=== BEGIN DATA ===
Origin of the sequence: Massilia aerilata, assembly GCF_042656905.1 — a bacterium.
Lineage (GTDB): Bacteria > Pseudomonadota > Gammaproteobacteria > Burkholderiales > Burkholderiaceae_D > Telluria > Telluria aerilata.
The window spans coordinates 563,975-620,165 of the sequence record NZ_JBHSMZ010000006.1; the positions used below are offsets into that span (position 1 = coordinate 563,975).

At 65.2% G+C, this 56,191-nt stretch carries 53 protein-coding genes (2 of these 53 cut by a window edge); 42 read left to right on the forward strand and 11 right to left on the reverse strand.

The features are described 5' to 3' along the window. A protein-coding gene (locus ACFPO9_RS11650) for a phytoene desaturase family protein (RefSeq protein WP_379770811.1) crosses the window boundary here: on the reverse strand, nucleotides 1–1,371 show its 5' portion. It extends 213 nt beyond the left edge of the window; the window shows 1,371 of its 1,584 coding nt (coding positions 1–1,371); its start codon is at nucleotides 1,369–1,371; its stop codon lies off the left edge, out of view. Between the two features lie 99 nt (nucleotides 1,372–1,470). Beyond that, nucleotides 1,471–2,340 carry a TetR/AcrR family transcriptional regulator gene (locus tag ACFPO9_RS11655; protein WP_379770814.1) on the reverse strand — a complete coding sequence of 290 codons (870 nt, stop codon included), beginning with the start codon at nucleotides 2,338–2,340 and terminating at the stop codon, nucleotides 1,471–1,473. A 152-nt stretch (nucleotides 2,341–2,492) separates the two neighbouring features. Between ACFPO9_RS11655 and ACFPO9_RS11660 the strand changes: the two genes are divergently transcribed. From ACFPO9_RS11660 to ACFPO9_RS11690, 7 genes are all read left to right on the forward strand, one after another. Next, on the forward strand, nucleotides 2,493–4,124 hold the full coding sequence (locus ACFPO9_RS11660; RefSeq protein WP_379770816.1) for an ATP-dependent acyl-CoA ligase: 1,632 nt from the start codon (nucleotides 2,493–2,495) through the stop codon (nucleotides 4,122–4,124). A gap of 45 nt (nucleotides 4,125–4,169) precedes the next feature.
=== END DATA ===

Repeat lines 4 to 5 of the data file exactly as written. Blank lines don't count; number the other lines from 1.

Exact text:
At 65.2% G+C, this 56,191-nt stretch carries 53 protein-coding genes (2 of these 53 cut by a window edge); 42 read left to right on the forward strand and 11 right to left on the reverse strand.

The features are described 5' to 3' along the window. A protein-coding gene (locus ACFPO9_RS11650) for a phytoene desaturase family protein (RefSeq protein WP_379770811.1) crosses the window boundary here: on the reverse strand, nucleotides 1–1,371 show its 5' portion. It extends 213 nt beyond the left edge of the window; the window shows 1,371 of its 1,584 coding nt (coding positions 1–1,371); its start codon is at nucleotides 1,369–1,371; its stop codon lies off the left edge, out of view. Between the two features lie 99 nt (nucleotides 1,372–1,470). Beyond that, nucleotides 1,471–2,340 carry a TetR/AcrR family transcriptional regulator gene (locus tag ACFPO9_RS11655; protein WP_379770814.1) on the reverse strand — a complete coding sequence of 290 codons (870 nt, stop codon included), beginning with the start codon at nucleotides 2,338–2,340 and terminating at the stop codon, nucleotides 1,471–1,473. A 152-nt stretch (nucleotides 2,341–2,492) separates the two neighbouring features. Between ACFPO9_RS11655 and ACFPO9_RS11660 the strand changes: the two genes are divergently transcribed. From ACFPO9_RS11660 to ACFPO9_RS11690, 7 genes are all read left to right on the forward strand, one after another. Next, on the forward strand, nucleotides 2,493–4,124 hold the full coding sequence (locus ACFPO9_RS11660; RefSeq protein WP_379770816.1) for an ATP-dependent acyl-CoA ligase: 1,632 nt from the start codon (nucleotides 2,493–2,495) through the stop codon (nucleotides 4,122–4,124). A gap of 45 nt (nucleotides 4,125–4,169) precedes the next feature.